Petitioners' final witnesses take the stand in the PA school funding trial
In January, the importance of adequate funding for quality public education--and the lack of funding faced by low-wealth districts across the commonwealth--was in the spotlight in the Pennsylvania school funding trial. As the month came to a close, petitioners called their final witnesses to the stand.

Early in the month, Jane Harbert, former superintendent of William Penn School District, testified that, although district residents pay the second highest tax rate in Pennsylvania, their funds are short $4,836 per student from state targets for adequate funding.

Education policy experts and economists emphasized two important and related points: public schools can make a difference for students in poverty, and adequate funding is an essential component of their ability to do so.

In the latter half of the month, we heard from Pennsylvania Secretary of Education Noe Ortega, one of the state officials who are respondents in the case. His testimony highlighted Pennsylvania's deep disparities in educational attainment. Ortega testified that in 2011, only 20% of Black students and 21% of Hispanic students earned a college degree within six years of high school graduation, compared to 46% of white students.

The final week of January brought the final witnesses for the petitioners to the stand. Nancy Hacker, the former superintendent of the well-funded School District of Springfield Township, testified that her district had the resources to quickly respond to the needs of her student body by hiring additional reading specialists, teachers, and guidance counselors. This is in contrast to low-wealth districts court has heard from, who are forced to respond with triage measures that, in the words of Shenandoah Valley School District superintendent Brian Waite, cause "collateral damage," as existing staff are reconfigured.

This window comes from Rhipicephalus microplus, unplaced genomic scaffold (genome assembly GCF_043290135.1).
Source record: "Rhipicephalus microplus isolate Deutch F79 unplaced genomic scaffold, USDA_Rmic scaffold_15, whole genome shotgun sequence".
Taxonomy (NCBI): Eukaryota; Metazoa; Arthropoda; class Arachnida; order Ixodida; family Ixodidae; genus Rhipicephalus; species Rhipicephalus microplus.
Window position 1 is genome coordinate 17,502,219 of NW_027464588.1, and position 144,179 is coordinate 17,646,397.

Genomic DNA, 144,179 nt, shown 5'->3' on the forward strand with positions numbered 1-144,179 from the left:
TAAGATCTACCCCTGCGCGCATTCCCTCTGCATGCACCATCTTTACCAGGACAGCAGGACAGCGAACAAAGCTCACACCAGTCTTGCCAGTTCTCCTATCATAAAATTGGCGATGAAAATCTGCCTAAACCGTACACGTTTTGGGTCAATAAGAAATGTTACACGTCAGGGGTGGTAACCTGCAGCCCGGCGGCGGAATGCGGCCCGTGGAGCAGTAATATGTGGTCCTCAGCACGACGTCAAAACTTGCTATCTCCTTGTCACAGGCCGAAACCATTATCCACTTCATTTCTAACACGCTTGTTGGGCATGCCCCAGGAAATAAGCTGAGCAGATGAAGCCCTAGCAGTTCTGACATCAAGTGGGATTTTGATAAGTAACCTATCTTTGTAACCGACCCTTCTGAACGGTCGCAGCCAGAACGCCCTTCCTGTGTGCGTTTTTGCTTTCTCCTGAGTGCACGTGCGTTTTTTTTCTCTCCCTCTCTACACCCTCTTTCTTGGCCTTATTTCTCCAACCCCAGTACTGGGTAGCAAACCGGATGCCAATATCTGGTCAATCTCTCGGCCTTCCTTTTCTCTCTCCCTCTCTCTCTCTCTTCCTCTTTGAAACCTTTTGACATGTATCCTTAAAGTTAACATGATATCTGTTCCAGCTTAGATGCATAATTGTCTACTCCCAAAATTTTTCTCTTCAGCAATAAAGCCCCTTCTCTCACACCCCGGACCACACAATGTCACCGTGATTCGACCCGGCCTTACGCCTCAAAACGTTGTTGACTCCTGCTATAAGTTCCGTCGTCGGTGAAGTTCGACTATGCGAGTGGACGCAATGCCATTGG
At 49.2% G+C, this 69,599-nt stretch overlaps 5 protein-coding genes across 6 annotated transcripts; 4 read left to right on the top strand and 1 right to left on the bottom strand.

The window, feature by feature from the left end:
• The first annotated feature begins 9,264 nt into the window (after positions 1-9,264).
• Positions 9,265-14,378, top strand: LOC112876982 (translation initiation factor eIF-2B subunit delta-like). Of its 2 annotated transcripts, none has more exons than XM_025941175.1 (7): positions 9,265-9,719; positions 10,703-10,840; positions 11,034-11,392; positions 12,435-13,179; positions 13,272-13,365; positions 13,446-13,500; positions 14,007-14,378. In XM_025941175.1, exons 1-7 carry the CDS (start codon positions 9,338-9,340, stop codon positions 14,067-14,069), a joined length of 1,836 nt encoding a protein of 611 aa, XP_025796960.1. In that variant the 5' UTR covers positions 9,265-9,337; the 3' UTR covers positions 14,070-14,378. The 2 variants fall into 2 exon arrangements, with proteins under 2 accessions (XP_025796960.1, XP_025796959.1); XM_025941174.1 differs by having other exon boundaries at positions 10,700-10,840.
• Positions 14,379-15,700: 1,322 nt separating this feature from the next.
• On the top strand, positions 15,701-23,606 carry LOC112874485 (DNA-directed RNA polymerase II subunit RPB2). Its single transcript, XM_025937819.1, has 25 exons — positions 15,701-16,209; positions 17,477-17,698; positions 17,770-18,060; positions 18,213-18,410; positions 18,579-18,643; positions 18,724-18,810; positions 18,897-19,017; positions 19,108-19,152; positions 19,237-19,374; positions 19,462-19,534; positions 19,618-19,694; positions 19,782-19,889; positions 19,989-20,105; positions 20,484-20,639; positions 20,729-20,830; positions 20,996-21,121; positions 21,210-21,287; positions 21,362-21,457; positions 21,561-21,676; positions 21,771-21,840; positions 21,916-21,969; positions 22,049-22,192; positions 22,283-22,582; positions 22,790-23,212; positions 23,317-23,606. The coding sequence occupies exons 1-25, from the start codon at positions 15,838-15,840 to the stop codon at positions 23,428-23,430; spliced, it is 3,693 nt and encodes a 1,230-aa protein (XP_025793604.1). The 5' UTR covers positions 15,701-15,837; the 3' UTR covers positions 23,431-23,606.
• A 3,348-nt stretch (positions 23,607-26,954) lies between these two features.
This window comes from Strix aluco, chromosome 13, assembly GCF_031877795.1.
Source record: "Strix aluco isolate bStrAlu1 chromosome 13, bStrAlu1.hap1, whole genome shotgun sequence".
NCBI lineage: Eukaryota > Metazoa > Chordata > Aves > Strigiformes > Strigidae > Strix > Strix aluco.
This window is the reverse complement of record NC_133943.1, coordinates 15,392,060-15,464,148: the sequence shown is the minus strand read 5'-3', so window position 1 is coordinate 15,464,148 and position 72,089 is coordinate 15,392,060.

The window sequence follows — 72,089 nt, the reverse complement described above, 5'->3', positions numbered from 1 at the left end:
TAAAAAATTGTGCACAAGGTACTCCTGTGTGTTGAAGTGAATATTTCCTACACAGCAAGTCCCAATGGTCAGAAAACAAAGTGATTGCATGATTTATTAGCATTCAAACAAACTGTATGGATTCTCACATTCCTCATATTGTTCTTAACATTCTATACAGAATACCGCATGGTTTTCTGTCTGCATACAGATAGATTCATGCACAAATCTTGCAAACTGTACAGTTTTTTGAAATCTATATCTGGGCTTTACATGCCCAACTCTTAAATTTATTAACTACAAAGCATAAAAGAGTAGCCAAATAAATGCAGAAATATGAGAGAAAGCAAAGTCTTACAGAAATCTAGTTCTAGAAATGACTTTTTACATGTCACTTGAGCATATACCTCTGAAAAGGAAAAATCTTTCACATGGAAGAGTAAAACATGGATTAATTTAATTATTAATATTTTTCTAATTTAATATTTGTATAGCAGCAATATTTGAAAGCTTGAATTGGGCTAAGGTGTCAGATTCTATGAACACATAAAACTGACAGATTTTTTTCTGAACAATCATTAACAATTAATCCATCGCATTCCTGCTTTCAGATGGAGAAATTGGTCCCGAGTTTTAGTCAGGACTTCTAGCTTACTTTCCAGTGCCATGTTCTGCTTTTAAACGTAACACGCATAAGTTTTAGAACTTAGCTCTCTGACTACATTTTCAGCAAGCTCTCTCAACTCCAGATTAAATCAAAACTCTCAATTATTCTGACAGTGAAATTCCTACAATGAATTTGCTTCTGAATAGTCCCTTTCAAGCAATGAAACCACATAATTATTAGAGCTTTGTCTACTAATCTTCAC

Michael Horvath, a 2019 graduate from the Wilkes-Barre Area School District and a petitioner, shared the student perspective. Horvath testified about "going to school with roaches" in middle and high school. He found himself unprepared for research when he attended college--since he was in middle school, Wilkes-Barre has had no librarians. Court also heard from Brian Costello, the superintendent of Wilkes-Barre School District, who testified about the "draconian" measures the district had to undertake to balance its budget, including cutting all K-8 art classes. "Cutting programs that you know are going to affect children is extremely difficult,” he said, “and it makes you question … ‘What are we doing?’"

Starting tomorrow, legislative leader respondents will begin to call witnesses in support of their case defending Pennsylvania's current system of school funding. Trial is expected to continue well into February.
Updates and other resources from Fund Our Schools PA
We join the fray to fight for fair congressional districts in Pennsylvania
With the legislature and the governor at an impasse over congressional districts, two consolidated cases now ask Commonwealth Court to select a fair map. The Pennsylvania Supreme Court is currently considering a petition to take up the cases. Representing a group of voters who are active in support of free and fair elections, including members and leaders of Fair Districts PA, Common Cause PA, League of Women Voters PA, and others, we filed an application to intervene in the cases with pro bono co-counsel from Dechert LLP on New Year's Eve.